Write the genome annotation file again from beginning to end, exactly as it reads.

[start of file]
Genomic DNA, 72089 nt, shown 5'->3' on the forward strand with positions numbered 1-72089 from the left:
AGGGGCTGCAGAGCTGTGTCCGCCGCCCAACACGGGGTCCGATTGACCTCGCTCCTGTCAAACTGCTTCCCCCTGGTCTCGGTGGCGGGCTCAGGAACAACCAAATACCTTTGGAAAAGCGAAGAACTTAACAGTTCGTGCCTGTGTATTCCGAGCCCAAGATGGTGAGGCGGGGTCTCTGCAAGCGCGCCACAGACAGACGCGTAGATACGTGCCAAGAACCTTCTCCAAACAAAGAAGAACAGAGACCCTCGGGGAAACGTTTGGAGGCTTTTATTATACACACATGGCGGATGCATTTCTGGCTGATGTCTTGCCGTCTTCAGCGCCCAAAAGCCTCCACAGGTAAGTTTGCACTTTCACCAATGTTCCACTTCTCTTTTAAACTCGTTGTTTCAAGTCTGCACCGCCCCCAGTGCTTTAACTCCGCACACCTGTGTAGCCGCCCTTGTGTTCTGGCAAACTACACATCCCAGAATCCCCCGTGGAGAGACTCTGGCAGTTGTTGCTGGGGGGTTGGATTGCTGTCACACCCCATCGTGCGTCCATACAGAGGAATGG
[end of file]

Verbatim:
Genomic DNA, 72089 nt, shown 5'->3' on the forward strand with positions numbered 1-72089 from the left:
AGGGGCTGCAGAGCTGTGTCCGCCGCCCAACACGGGGTCCGATTGACCTCGCTCCTGTCAAACTGCTTCCCCCTGGTCTCGGTGGCGGGCTCAGGAACAACCAAATACCTTTGGAAAAGCGAAGAACTTAACAGTTCGTGCCTGTGTATTCCGAGCCCAAGATGGTGAGGCGGGGTCTCTGCAAGCGCGCCACAGACAGACGCGTAGATACGTGCCAAGAACCTTCTCCAAACAAAGAAGAACAGAGACCCTCGGGGAAACGTTTGGAGGCTTTTATTATACACACATGGCGGATGCATTTCTGGCTGATGTCTTGCCGTCTTCAGCGCCCAAAAGCCTCCACAGGTAAGTTTGCACTTTCACCAATGTTCCACTTCTCTTTTAAACTCGTTGTTTCAAGTCTGCACCGCCCCCAGTGCTTTAACTCCGCACACCTGTGTAGCCGCCCTTGTGTTCTGGCAAACTACACATCCCAGAATCCCCCGTGGAGAGACTCTGGCAGTTGTTGCTGGGGGGTTGGATTGCTGTCACACCCCATCGTGCGTCCATACAGAGGAATGG